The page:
You've probably heard of Jimmy Buffett. But have you heard of his song "Math Suks"? That's right, Math Suks.
Well, it does for many students. Maybe it did for you. Maybe it does for your child, or someone you know.
It doesn't have to be that way.
Enter Taylor Swift and Lin-Manuel Miranda of Hamilton fame.
They have all performed songs that I have borrowed for my purposes in teaching math.
That's right, T.S. helps me teach my students what formula to use in a certain, ahem, Blank Space, that they encounter in a little tortuous exercise we math teachers fondly call "Completing the Square".
Lin-Manuel Miranda, aka "Alexander Hamilton", helps me teach the concept of horizontal asymptotes. (Did you notice they are the same number of syllables? I know, it's perfect!) He also assists me in teaching that it must be right to do the operations on both sides, and that we're not gonna divide by zero.
Josh Groban's powerful version "You Raise Me Up" reminds us of the mathematical intricacies of exponential expressions. You remember "x raised to the second power". The song is sung from the perspective of the base of that function. Speaking of base...
Meghan Trainor's song All About the Bass comes in handy teaching exponential and logarithmic functions, because those functions are All About The Base.
Home Free helps me sing my favorite math song, Any Where the Theta Goes. (Theta is a Greek math letter that represents angles in trig... I know you hated that subject in particular).
No I haven't profited off of them so no need to sue me. It is a wonderful thing to watch students seeing and hearing how math is totally awesome and that even the most boring (there, I said it) formulas in math can be written into pop songs and hit stage musical numbers.
You see, math truly is an amazing subject, but sadly many of my students' former teachers have apparently lost (or worse, maybe never had) the passion and awe of math that's needed to impart any meaningful engagement and interest and curiosity in their students.
You see, I've "got a long list of ex-students; they'll tell you I'm insane". (Thanks T.S.!) That's OK with me, since I think my math songs share some of that passion and fun and energy in my classroom.
Hamilton's "I'm Not Gonna Throw Away My Shot" adapts perfectly to "I'm Not Gonna Divide by Zero", which we made into a music video! That's one of those big no-no's in math: it's undefined when you divide by zero. It is the U-N-D-E-F-I-N-E-D, it's not meant to be zero, see? (it helps if you know the song, or if you suffer hearing me sing it)
I could go on Forever (yo, Chris Brown) to infinity but you get the idea.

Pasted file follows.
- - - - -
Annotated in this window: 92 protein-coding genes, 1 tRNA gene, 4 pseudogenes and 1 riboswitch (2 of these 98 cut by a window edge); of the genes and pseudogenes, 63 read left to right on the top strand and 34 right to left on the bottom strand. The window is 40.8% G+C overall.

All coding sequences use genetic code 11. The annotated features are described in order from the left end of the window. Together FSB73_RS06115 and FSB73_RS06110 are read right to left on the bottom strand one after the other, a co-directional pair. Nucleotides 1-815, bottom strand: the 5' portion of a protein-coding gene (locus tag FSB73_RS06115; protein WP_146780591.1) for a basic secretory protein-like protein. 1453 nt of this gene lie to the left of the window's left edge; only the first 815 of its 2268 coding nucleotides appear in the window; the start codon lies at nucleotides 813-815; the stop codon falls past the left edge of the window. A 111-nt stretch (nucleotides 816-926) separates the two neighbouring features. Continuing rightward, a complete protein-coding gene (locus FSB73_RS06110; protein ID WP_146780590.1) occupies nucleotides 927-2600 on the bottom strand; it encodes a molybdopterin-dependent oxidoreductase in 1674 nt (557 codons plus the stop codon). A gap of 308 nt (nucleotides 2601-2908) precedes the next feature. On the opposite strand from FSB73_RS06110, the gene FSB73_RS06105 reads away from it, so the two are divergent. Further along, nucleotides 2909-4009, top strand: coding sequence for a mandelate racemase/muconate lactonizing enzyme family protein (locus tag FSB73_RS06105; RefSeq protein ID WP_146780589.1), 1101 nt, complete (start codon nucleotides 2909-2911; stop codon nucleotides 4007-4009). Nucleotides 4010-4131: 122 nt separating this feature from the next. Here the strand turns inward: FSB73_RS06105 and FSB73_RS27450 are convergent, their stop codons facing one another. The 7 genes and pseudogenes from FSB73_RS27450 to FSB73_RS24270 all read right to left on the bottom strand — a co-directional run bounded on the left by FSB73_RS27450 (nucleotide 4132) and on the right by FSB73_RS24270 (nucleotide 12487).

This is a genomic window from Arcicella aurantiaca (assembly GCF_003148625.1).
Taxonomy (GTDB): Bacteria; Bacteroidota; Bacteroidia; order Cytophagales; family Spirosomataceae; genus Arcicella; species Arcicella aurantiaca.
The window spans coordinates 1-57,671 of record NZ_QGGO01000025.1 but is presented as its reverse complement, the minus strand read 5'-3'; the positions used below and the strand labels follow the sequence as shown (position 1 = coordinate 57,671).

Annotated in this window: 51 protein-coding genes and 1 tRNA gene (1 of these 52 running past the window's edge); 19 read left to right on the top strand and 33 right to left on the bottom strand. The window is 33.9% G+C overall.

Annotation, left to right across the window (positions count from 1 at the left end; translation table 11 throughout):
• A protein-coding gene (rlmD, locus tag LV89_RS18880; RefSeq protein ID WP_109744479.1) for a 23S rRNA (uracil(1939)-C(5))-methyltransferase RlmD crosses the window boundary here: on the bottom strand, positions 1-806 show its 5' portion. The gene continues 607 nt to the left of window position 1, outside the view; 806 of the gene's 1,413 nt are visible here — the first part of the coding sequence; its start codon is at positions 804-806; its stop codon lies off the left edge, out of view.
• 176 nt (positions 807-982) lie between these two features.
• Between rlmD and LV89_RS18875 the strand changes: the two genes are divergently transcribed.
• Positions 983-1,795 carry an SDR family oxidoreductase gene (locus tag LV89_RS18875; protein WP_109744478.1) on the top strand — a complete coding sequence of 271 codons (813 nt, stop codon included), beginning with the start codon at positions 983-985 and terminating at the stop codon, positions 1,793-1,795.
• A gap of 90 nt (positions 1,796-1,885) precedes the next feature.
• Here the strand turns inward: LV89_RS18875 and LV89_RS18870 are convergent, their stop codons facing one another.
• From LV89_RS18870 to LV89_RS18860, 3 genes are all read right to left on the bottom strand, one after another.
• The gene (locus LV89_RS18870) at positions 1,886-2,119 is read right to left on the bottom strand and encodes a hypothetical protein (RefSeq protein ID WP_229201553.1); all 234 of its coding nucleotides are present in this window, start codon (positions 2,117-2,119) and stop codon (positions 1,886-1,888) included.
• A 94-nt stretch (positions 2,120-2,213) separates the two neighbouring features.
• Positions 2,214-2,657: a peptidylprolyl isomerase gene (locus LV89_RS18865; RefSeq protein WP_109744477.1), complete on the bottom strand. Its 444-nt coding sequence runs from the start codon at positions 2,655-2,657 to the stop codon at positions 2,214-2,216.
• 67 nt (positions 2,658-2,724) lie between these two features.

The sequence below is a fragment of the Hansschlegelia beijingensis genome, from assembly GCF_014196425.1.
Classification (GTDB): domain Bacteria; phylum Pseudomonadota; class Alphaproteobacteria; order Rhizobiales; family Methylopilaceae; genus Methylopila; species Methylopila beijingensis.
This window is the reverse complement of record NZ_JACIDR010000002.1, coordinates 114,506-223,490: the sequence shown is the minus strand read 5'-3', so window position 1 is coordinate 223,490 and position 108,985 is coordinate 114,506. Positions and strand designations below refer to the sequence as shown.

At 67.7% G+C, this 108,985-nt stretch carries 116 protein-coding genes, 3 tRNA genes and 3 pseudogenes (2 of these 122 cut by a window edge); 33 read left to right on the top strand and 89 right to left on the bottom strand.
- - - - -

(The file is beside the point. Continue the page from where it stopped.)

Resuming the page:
Math is a beautiful and wondrous subject, and I can't bear to see it studied in a boring fashion. So I have written these songs and yes I sing them in my class. And yes they all laugh at me and yes they post the awful videos of me singing on Insta and Snap (Instagram and Snapchat for those not in the know).
And yes I catch them singing quietly to themselves, "I've got a blank space, baby, and I'll write ... b over two squared".
So maybe I'm not insane after all?
Things get even more interesting when they do the song writing themselves. In my classroom we've heard "A Big Green Factor" adapted from "My Big Green Tractor" which was great - thanks to Trevor Howard (my student) and Jason Aldean (country singer).
Another Math 2 student, Riley Moore, teamed up with Lin-Manuel Miranda (who was unaware of this) to adapt probably the fastest rap piece from Hamilton into an educational hip-hop masterpiece expounding on the mid-numbing topic of absolute value inequalities. Truly it was practical, tactical brilliance on display right there in my classroom.
Be on the lookout for more videos rolling out soon. Whenever we are released from our home quarantine, watch out for more student-led, student-directed music videos. Until then you will have to put up with just me singing these math songs for now.
Maybe Jimmy Buffett and I could team up on, say, "Changes in Attitude"? You know, math doesn't suk so bad when your teacher sings about it.
P.S. Taylor, I may or may not claim that you and I went to high school together and that your idea for this song came from this crazy math "blank space" thing. Don't worry, they only believe me for like ten seconds. I gotta say though, it's a beautiful ten seconds.